Currently on loan from the Frick Collection in New York, Hans Memling's "Portrait of a Man" is unique among paintings in the Norton Simon Museum, which does not otherwise boast a collection heavy in Flemish art. The Memling portrait is executed in oil on oak panels, and completed in the mid-1470s. It is relatively small in scale, at just over a foot high and nine inches wide.
The museum's description of the piece and the artist indicates that Memling was actually born in Seligenstadt, Germany and later moved to Bruges in 1465. Memling was trained as an artist in Brussels, alongside Rogier van der Weyden. Memling enjoyed a high degree of career success as a painter in Bruges. The "Portrait of a Man" in particular "testifies to the artist's popularity and renown during his lifetime," ("Memling's 'Portrait of a Man' on loan from The Frick Collection"). The portrait depicts a wealthy patron, who is most likely one of the "prosperous bankers or merchants who were eager to have their likenesses immortalized by Memling, who had already achieved wide fame and fruitful private commissions in his adopted city," ("Memling's 'Portrait of a Man' on loan from The Frick Collection"). In spite of his being immortalized, the subject of the portrait remains anonymous. The subject even appears humble, wearing nondescript black robes and has no apparent distinguishing features of his social class or political rank.
The portrait is composed with exquisite balance, as if the wooden canvas has been cut in half by a measuring tool and marked by a horizontal line designating the horizon. The bottom half of the composition is consumed almost entirely by black swathes: there are only a few patches of the wooden canvas that are not touched by black paint below the midpoint of the painting. The bulk of the black mass is owned by the stark black robes worn by the patron. As the lower part of the painting, the black mass works to convey a sense of grounding and stability. Like the color of mineral-rich soil, the color of the man's robes indicate that he is someone who is connected with the earth and the fruits of his labor. The dark color conveys a sense of gravity, earthiness, and weight that makes rational sense. It offers striking visual contrast to the upper portion of the painting, and hints at the Christian dualism between earth and heaven. Yet there is also balance and integration with the whole of the painting. Memling manages to make the man's hair a dark shade of brown, like his eyes. The color matching prevents the composition from falling apart and becoming disjointed or difficult to assess. If the black mass were at the top of the painting, it would seem completely unbalanced.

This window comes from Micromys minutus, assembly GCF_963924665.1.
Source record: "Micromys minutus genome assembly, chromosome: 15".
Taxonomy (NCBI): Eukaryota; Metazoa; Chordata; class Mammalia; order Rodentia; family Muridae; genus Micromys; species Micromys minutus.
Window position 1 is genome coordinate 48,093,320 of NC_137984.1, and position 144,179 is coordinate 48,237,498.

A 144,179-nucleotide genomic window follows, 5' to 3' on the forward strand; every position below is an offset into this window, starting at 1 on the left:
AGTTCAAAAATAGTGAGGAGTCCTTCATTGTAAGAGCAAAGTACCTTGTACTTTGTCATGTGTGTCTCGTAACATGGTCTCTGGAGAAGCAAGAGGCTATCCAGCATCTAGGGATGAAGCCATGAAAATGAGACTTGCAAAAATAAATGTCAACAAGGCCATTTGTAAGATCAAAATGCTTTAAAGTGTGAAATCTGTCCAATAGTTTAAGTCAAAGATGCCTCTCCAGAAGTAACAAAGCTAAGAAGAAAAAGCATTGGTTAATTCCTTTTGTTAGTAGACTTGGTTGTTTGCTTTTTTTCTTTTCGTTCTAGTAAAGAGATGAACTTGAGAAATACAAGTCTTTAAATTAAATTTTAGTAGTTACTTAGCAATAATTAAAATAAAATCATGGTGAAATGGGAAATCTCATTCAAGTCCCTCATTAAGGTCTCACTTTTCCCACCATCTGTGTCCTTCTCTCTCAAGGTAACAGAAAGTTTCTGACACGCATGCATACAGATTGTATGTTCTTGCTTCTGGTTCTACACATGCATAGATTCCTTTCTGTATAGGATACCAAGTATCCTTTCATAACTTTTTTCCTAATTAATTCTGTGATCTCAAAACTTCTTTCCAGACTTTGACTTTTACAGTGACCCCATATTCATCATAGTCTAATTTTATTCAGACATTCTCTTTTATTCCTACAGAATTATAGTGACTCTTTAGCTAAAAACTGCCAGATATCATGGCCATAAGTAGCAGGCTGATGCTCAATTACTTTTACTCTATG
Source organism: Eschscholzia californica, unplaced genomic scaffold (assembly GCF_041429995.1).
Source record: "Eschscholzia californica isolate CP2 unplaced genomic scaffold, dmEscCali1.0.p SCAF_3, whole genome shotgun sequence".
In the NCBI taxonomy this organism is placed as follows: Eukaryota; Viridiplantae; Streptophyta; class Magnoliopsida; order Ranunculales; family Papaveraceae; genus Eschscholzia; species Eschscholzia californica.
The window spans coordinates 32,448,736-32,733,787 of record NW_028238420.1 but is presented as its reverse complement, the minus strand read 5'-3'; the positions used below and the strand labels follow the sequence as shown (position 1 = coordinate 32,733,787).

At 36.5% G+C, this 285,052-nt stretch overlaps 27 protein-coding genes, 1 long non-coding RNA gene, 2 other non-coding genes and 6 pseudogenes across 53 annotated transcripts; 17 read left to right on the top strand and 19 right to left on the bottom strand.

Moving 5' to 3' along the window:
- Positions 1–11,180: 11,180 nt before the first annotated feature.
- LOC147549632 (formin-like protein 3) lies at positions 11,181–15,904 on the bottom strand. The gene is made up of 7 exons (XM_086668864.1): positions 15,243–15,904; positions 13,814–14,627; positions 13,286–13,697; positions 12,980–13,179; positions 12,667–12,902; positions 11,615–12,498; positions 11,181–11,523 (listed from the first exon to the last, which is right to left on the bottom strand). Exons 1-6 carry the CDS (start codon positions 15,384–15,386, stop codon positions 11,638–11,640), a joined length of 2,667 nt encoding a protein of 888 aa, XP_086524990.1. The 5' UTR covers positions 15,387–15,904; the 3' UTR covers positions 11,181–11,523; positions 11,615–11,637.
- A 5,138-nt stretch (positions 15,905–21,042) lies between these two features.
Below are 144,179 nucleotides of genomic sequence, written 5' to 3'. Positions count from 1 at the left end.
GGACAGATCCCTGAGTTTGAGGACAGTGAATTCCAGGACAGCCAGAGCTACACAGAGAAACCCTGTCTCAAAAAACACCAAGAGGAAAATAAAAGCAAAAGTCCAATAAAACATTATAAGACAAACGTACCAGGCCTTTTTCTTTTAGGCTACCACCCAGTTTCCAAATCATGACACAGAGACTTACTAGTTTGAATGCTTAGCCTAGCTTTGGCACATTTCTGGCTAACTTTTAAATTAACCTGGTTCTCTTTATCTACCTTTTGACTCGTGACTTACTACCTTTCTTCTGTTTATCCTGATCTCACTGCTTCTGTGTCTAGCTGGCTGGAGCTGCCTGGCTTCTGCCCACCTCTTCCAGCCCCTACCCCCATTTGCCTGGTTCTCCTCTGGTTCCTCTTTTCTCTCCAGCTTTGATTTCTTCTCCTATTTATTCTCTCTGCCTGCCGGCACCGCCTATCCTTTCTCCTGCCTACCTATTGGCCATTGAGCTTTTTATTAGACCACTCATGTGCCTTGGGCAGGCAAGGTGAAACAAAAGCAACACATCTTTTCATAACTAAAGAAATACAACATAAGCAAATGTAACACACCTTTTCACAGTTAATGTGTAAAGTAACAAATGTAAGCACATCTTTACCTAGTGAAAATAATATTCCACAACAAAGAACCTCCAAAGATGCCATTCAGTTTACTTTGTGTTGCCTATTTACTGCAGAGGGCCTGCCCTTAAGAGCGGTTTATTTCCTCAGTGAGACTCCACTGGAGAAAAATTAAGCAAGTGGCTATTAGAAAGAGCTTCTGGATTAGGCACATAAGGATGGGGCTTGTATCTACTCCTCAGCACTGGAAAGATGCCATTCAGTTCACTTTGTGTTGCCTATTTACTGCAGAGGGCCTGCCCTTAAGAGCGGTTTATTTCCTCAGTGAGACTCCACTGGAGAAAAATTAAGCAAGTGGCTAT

Moreover, the horizon line is integrated into the painting to create a cruciform composition. The cruciform composition may be a subtle reference to Christianity. It also ensures that the painting is divided formally into four equal and harmonious quadrants. The man's collar signals the vertical axis, as it has a small cleft that draws the eye either up or down. The horizon easily signals the horizontal axis. Memling renders the subject's nose and other facial features as nearly mathematical points upon the diagonal lines of the composition.
Thus, Memling manages to make a balanced composition that also symbolizes the worldview of medieval and Renaissance Europe. There is a sense of dualism that pervades the painting. Dualism is inherent in the top-bottom differential, of black for earth and blue sky representing heaven. The man appears poised between the world of religion and the world of mundane affairs.
Behind the subject in the distance is a town Church. The man does not look back at the Church, though. His gaze is ahead of him, possibly at his future as a merchant or scholar. The gaze is important to this portrait. Not only is the man not gazing at the viewer, but he is also not gazing at the symbol of Christian power in Europe: the Church. Instead, the man has a contemplative look that has nothing to do with his vanity at being painted or with his devotion to the Church.